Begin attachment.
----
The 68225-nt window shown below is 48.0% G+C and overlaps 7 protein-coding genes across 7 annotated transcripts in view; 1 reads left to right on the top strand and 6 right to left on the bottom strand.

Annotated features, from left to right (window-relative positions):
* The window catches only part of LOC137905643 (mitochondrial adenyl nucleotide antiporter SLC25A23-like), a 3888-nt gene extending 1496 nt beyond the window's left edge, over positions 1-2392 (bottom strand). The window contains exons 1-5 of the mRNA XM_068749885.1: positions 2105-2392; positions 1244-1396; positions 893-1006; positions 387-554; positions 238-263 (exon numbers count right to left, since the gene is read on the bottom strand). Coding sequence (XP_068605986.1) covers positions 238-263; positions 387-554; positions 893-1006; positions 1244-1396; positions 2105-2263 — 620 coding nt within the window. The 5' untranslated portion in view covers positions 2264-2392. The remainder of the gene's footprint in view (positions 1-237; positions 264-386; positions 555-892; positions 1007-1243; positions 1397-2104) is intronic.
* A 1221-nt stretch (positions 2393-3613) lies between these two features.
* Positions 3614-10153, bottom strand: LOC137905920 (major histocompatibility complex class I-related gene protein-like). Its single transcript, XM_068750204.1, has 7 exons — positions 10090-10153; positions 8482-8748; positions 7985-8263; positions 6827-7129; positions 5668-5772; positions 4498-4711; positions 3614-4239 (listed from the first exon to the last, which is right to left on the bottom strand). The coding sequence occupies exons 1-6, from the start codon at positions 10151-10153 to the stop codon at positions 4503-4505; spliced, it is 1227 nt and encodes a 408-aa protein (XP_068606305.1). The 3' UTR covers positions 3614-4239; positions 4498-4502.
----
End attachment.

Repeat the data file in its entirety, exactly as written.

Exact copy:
The 68225-nt window shown below is 48.0% G+C and overlaps 7 protein-coding genes across 7 annotated transcripts in view; 1 reads left to right on the top strand and 6 right to left on the bottom strand.

Annotated features, from left to right (window-relative positions):
* The window catches only part of LOC137905643 (mitochondrial adenyl nucleotide antiporter SLC25A23-like), a 3888-nt gene extending 1496 nt beyond the window's left edge, over positions 1-2392 (bottom strand). The window contains exons 1-5 of the mRNA XM_068749885.1: positions 2105-2392; positions 1244-1396; positions 893-1006; positions 387-554; positions 238-263 (exon numbers count right to left, since the gene is read on the bottom strand). Coding sequence (XP_068605986.1) covers positions 238-263; positions 387-554; positions 893-1006; positions 1244-1396; positions 2105-2263 — 620 coding nt within the window. The 5' untranslated portion in view covers positions 2264-2392. The remainder of the gene's footprint in view (positions 1-237; positions 264-386; positions 555-892; positions 1007-1243; positions 1397-2104) is intronic.
* A 1221-nt stretch (positions 2393-3613) lies between these two features.
* Positions 3614-10153, bottom strand: LOC137905920 (major histocompatibility complex class I-related gene protein-like). Its single transcript, XM_068750204.1, has 7 exons — positions 10090-10153; positions 8482-8748; positions 7985-8263; positions 6827-7129; positions 5668-5772; positions 4498-4711; positions 3614-4239 (listed from the first exon to the last, which is right to left on the bottom strand). The coding sequence occupies exons 1-6, from the start codon at positions 10151-10153 to the stop codon at positions 4503-4505; spliced, it is 1227 nt and encodes a 408-aa protein (XP_068606305.1). The 3' UTR covers positions 3614-4239; positions 4498-4502.